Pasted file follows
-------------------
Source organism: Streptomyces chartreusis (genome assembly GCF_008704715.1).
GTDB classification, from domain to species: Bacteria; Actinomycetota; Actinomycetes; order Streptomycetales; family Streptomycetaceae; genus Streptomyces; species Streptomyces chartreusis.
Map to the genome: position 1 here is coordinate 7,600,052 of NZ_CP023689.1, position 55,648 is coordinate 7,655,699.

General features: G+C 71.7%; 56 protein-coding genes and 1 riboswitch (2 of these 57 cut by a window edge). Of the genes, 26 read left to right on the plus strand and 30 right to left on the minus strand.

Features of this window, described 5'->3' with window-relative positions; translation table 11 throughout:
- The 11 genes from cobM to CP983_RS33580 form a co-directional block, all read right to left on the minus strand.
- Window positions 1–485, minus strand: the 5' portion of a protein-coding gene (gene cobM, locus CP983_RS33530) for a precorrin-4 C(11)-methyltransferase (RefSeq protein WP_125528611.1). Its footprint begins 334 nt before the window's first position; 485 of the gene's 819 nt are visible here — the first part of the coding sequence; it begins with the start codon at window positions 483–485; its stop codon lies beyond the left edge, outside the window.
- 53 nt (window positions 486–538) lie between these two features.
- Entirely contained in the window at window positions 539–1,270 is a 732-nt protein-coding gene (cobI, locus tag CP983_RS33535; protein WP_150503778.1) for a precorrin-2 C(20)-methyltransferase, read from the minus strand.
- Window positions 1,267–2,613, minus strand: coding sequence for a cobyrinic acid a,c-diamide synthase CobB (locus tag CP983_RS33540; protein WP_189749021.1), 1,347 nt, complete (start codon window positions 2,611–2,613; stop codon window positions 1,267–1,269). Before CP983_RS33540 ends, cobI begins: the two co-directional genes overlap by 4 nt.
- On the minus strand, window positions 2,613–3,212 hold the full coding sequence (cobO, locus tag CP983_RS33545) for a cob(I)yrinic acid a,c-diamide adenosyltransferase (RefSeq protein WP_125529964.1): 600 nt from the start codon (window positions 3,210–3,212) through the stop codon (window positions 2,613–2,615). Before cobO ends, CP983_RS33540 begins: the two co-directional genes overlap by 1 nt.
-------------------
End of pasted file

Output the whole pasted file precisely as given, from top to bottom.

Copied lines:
Source organism: Streptomyces chartreusis (genome assembly GCF_008704715.1).
GTDB classification, from domain to species: Bacteria; Actinomycetota; Actinomycetes; order Streptomycetales; family Streptomycetaceae; genus Streptomyces; species Streptomyces chartreusis.
Map to the genome: position 1 here is coordinate 7,600,052 of NZ_CP023689.1, position 55,648 is coordinate 7,655,699.

General features: G+C 71.7%; 56 protein-coding genes and 1 riboswitch (2 of these 57 cut by a window edge). Of the genes, 26 read left to right on the plus strand and 30 right to left on the minus strand.

Features of this window, described 5'->3' with window-relative positions; translation table 11 throughout:
- The 11 genes from cobM to CP983_RS33580 form a co-directional block, all read right to left on the minus strand.
- Window positions 1–485, minus strand: the 5' portion of a protein-coding gene (gene cobM, locus CP983_RS33530) for a precorrin-4 C(11)-methyltransferase (RefSeq protein WP_125528611.1). Its footprint begins 334 nt before the window's first position; 485 of the gene's 819 nt are visible here — the first part of the coding sequence; it begins with the start codon at window positions 483–485; its stop codon lies beyond the left edge, outside the window.
- 53 nt (window positions 486–538) lie between these two features.
- Entirely contained in the window at window positions 539–1,270 is a 732-nt protein-coding gene (cobI, locus tag CP983_RS33535; protein WP_150503778.1) for a precorrin-2 C(20)-methyltransferase, read from the minus strand.
- Window positions 1,267–2,613, minus strand: coding sequence for a cobyrinic acid a,c-diamide synthase CobB (locus tag CP983_RS33540; protein WP_189749021.1), 1,347 nt, complete (start codon window positions 2,611–2,613; stop codon window positions 1,267–1,269). Before CP983_RS33540 ends, cobI begins: the two co-directional genes overlap by 4 nt.
- On the minus strand, window positions 2,613–3,212 hold the full coding sequence (cobO, locus tag CP983_RS33545) for a cob(I)yrinic acid a,c-diamide adenosyltransferase (RefSeq protein WP_125529964.1): 600 nt from the start codon (window positions 3,210–3,212) through the stop codon (window positions 2,613–2,615). Before cobO ends, CP983_RS33540 begins: the two co-directional genes overlap by 1 nt.